The only overnight sobering center in downtown Seattle shut down last month without opening a replacement, leading people experiencing homelessness who would normally use the center to stay overnight at Harborview or just sleep on the street instead. [Seattle Times]

The medical director for the state prison in Monroe was fired for negligent care that may have played a role in the recent deaths of seven inmates. [Seattle Times]

Despite protests across the country, Amazon's "Prime Day" two-day sale broke records, with the company doing more business than it did for 2018's Black Friday and Cyber Monday sales combined. [GeekWire]

BMW's free-floating car-sharing service, ReachNow, shut down abruptly on Wednesday and encouraged its customers to sign up for car2go instead. [KING 5]

And according to Census data, the white population of King County declined from 2017 to 2018 in absolute terms, even as the net population of people of color continued to increase. [Seattle Times]
Upcoming events this week
7/23 - 7/25: 48-Hour Film Project screenings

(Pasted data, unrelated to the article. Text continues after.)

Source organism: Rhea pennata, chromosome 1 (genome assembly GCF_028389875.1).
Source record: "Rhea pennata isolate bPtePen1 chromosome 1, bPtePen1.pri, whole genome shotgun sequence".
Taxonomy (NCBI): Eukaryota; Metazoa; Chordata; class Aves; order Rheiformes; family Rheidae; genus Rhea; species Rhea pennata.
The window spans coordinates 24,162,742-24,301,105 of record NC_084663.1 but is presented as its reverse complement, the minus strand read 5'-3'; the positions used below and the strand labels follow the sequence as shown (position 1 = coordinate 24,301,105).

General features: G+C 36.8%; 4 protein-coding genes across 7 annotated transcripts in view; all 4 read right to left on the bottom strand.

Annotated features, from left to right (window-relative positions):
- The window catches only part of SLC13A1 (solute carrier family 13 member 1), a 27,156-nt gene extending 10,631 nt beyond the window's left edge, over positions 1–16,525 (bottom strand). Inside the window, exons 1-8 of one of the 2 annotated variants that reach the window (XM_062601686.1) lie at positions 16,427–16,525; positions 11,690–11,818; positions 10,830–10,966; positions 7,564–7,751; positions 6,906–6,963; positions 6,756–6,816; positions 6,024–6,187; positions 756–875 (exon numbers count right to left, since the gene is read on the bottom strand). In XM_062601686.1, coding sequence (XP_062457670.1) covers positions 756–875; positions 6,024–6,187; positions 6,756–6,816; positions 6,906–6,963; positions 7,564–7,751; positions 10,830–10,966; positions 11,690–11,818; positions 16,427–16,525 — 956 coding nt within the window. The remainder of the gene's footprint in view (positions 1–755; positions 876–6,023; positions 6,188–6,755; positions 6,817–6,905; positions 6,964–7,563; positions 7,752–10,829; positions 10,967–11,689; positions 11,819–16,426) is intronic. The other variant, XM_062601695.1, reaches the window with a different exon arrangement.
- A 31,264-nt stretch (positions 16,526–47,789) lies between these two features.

7/26, 6:00 - 9:00 pm: Tasting Flight [Woodland Park Zoo]

7/27, 7:30 pm: Seafair Torchlight Parade

7/27 - 7/28, 10 am - 6 pm: Alki Art Fair

7/27 - 8/24: Movies at the Mural [Seattle Center outdoor movies]

7/28, 2:00 - 5:00 pm: Renter Picnic: Celebrating 2019's New Tenant Protections [Tenants Union of Washington]

Sol Villarreal
Broker, Windermere Real Estate
sol@windermere.com
solvillarreal.com
206-765-6108
Share
Tweet
Sol's Civic Minute: What's happening in Seattle, in 60 seconds per week.
view on the web
subscribe
unsubscribe
 
Mailing address:
Windermere Real Estate Co.
1177 Fairview Ave N
Seattle, WA 98109
 
Copyright © 2019 Sol Villarreal, All rights reserved.
Email Marketing Powered by Mailchimp